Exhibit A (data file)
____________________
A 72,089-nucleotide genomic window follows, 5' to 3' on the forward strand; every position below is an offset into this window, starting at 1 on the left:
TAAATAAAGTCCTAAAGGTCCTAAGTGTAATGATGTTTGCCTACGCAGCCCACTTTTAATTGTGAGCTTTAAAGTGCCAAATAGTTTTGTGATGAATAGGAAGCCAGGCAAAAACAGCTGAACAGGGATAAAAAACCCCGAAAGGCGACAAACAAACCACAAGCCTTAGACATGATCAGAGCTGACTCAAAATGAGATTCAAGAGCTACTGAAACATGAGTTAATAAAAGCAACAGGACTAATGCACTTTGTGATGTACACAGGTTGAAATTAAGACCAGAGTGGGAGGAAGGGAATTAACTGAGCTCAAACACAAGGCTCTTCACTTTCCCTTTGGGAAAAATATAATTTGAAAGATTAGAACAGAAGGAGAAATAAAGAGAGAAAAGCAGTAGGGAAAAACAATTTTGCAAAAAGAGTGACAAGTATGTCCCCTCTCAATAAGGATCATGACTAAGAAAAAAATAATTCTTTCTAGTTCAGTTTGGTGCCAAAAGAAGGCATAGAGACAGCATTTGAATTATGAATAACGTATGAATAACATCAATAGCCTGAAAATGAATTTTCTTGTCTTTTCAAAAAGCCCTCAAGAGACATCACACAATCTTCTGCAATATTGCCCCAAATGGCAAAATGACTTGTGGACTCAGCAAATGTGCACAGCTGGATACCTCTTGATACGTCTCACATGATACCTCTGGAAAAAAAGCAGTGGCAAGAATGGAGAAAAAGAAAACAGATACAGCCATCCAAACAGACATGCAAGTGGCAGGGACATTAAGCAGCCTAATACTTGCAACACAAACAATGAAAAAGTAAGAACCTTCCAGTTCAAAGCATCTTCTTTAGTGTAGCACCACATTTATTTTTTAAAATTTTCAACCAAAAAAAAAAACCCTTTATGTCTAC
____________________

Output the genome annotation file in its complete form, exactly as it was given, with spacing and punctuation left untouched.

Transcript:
A 72,089-nucleotide genomic window follows, 5' to 3' on the forward strand; every position below is an offset into this window, starting at 1 on the left:
TAAATAAAGTCCTAAAGGTCCTAAGTGTAATGATGTTTGCCTACGCAGCCCACTTTTAATTGTGAGCTTTAAAGTGCCAAATAGTTTTGTGATGAATAGGAAGCCAGGCAAAAACAGCTGAACAGGGATAAAAAACCCCGAAAGGCGACAAACAAACCACAAGCCTTAGACATGATCAGAGCTGACTCAAAATGAGATTCAAGAGCTACTGAAACATGAGTTAATAAAAGCAACAGGACTAATGCACTTTGTGATGTACACAGGTTGAAATTAAGACCAGAGTGGGAGGAAGGGAATTAACTGAGCTCAAACACAAGGCTCTTCACTTTCCCTTTGGGAAAAATATAATTTGAAAGATTAGAACAGAAGGAGAAATAAAGAGAGAAAAGCAGTAGGGAAAAACAATTTTGCAAAAAGAGTGACAAGTATGTCCCCTCTCAATAAGGATCATGACTAAGAAAAAAATAATTCTTTCTAGTTCAGTTTGGTGCCAAAAGAAGGCATAGAGACAGCATTTGAATTATGAATAACGTATGAATAACATCAATAGCCTGAAAATGAATTTTCTTGTCTTTTCAAAAAGCCCTCAAGAGACATCACACAATCTTCTGCAATATTGCCCCAAATGGCAAAATGACTTGTGGACTCAGCAAATGTGCACAGCTGGATACCTCTTGATACGTCTCACATGATACCTCTGGAAAAAAAGCAGTGGCAAGAATGGAGAAAAAGAAAACAGATACAGCCATCCAAACAGACATGCAAGTGGCAGGGACATTAAGCAGCCTAATACTTGCAACACAAACAATGAAAAAGTAAGAACCTTCCAGTTCAAAGCATCTTCTTTAGTGTAGCACCACATTTATTTTTTAAAATTTTCAACCAAAAAAAAAAACCCTTTATGTCTAC